Sponsored by LAT Photographic Archive www.latphoto.co.uk

IOTW no.389

By | IOTW

Click the image to see it full size.

Very little is known about this re-touched image which first appeared in an October 1937 edition of The Autocar. The derelict £100 Minor IH 30?? is just six years old and was registered in mid 1931 in County Donegal and must have led a hard life, perhaps as a hire car as suggested by the cryptic and crooked sign. The range of hills or mountains in the background may provide a clue as to the location of these derelict vehicles. (LAT photo scan)

Sponsored by LAT Photographic Archive www.latphoto.co.uk

IOTW no.388

By | IOTW

Click the image to see it full size.

KP 5624 is a 1929 Minor Fabric Saloon that was at one time owned by Capt. Ian McLeod from Broxbourne in Hertfordshire. It has some notoriety in the Minor world as a well known and rare example of  a saloon being fitted with a supercharged engine. This photograph illustrates some of the changes that Capt. McLeod incorporated when he replaced the original engine with the supercharged unit. Most notably the fuel tank has been moved to the rear of the car – the fuel filler being visible on its flank. The triangular firewall brakets have been removed, although the reason why is not apparent, while the cast aluminium rocker cover is from an M Type Midget. The supercharger is also clearly visible thanks to the raised bonnet. The photo was definitely taken post 1960 as a blue MOT badge can be seen attached towards the top of the windscreen to the nearside. The snow on the ground might indicate the winter of 1962 but that is just conjecture.

NB Ken Martin has subsequently pointed out that the engine installed in KP 5624 looks to be from an MG PB, which with a three bearing crank is longer than the standard Minor unit, hence the re-positioned firewall and lack of triangular fire wall brackets.

Sponsored by LAT Photographic Archive www.latphoto.co.uk

IOTW no.387

By | IOTW

Click the image to see it full size.

1930 Gordon England Minor Two-seater special

Gordon England had an aeronautical engineering background and used these skills to good effect during the twenties when his lightweight bodied Austin Seven ‘Gordon England Cup’ models achieved much competition success at Brooklands. In 1929 he launched two Morris Minor special models, a Stadium Saloon and this pretty open two-seater. The Morris factory did not have such a model in their range and it is reported that Morris Motors approached the Gordon England concern with a view to G.E. designing a version that could be produced in volume at Cowley. The resultant model was named the Semi-Sports and 744 were eventually produced upto July 1931.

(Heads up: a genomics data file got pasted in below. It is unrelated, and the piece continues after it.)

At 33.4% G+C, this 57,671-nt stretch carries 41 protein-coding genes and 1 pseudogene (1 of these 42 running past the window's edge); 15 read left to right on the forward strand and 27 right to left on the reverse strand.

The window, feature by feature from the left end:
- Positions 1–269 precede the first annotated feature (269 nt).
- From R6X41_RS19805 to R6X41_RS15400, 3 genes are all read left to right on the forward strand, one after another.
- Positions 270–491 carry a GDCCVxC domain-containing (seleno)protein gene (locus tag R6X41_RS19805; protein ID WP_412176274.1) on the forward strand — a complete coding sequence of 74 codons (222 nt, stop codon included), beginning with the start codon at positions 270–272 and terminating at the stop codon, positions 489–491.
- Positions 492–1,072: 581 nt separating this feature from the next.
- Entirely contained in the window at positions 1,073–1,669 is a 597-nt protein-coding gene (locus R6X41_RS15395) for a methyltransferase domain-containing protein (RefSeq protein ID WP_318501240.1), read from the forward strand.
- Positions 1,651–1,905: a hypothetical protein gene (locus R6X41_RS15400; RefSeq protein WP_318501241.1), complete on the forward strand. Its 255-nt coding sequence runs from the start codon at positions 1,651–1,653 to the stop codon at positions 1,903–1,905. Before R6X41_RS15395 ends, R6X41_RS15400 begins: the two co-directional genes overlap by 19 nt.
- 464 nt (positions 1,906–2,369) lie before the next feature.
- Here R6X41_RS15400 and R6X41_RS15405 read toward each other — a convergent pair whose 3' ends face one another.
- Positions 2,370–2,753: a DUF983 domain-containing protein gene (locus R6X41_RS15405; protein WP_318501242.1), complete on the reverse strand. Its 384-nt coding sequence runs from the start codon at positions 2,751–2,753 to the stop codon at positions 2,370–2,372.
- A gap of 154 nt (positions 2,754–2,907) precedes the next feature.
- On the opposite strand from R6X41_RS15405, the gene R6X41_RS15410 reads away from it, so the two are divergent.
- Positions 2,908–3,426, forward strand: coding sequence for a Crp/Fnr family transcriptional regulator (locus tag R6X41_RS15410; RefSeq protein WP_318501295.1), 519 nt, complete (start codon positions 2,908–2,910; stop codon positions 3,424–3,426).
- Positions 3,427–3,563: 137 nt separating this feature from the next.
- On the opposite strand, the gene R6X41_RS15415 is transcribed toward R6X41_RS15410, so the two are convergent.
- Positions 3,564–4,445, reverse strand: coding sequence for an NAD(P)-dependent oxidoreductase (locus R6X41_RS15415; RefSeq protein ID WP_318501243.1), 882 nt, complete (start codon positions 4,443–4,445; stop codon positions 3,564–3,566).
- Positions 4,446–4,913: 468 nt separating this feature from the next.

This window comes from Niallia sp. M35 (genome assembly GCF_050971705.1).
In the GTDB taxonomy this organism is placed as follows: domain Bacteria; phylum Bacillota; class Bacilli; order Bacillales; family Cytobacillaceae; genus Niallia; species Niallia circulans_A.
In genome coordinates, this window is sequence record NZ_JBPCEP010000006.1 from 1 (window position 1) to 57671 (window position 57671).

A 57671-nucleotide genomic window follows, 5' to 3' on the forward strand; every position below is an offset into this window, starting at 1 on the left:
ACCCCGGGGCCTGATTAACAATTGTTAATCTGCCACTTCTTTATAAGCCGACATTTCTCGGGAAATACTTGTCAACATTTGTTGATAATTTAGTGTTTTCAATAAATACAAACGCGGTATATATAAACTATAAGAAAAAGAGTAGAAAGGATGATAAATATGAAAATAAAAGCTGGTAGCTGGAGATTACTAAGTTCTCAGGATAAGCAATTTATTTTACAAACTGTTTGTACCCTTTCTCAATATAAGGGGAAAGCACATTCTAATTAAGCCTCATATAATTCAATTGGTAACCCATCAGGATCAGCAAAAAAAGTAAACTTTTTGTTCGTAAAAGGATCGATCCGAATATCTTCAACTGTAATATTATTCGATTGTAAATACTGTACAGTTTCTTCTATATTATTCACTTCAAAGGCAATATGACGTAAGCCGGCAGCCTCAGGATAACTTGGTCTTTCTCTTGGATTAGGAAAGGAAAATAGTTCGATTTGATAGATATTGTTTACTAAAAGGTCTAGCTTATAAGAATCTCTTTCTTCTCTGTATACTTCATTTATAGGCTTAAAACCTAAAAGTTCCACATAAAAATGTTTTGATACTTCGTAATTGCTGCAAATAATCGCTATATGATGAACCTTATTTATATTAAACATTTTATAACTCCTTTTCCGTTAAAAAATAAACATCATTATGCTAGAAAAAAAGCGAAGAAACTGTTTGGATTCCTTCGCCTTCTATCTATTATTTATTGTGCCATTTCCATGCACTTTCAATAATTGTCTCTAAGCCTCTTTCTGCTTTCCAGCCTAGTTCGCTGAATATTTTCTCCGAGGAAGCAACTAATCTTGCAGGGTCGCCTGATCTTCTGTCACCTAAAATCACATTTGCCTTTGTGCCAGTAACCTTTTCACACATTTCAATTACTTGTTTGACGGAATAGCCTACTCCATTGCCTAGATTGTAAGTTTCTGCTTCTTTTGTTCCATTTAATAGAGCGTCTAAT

VO 4346 was a 1930 Nottingham registered car and had been fitted with polished wheel discs, a popular accessory at that time.

 

Sponsored by LAT Photographic Archive www.latphoto.co.uk

IOTW no.386

By | IOTW

Click the image to see it full size.

Just a prop!

This is not the first IOTW that has featured this Blackpool photographer’s Minor ‘prop’. The eBay sourced photo shows either a family or group of friends seated in the shell of an OHC Minor Tourer while a second image in the archive shows the same Minor and backdrop with two teenage girls onboard. A third image, taken later, once again displays the same backdrop but in this one the Minor has been replaced with a 1935-37 Ford Model C 10hp tourer. (Thanks to Mike Costigan for this information) Clearly, street photography was a lucrative trade in Blackpool in that early post-war period.

Sponsored by LAT Photographic Archive www.latphoto.co.uk

IOTW no.385

By | IOTW

Click the image to see it full size.

1929 Schneider Trophy

The 1929 Schneider Trophy speed trial was held over a triangular 350 kilometre course around the Solent off the south coast of England. These bi-annual events attracted huge crowds along the shoreline and these images show a coastal car park at Gosport, Hants. One of Britain’s entries in 1929 was the Supermarine S6 (forerunner of the 1931 trophy winning S6B), the float-plane winning the trophy by achieving an average speed of 328.64 mph.  The second of the two images here is an enlargement of part of the frame of the first shot. It depicts a young couple using the roof of their 1929 Minor Fabric Saloon as a vantage point to view the competing aircraft. How many other Minors were parked here that day?

Sponsored by LAT Photographic Archive www.latphoto.co.uk